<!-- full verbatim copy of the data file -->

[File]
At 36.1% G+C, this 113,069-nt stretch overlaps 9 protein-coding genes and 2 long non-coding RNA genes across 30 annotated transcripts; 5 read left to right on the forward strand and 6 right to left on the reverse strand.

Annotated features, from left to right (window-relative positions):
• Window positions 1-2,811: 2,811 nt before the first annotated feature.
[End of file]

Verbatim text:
At 36.1% G+C, this 113,069-nt stretch overlaps 9 protein-coding genes and 2 long non-coding RNA genes across 30 annotated transcripts; 5 read left to right on the forward strand and 6 right to left on the reverse strand.

Annotated features, from left to right (window-relative positions):
• Window positions 1-2,811: 2,811 nt before the first annotated feature.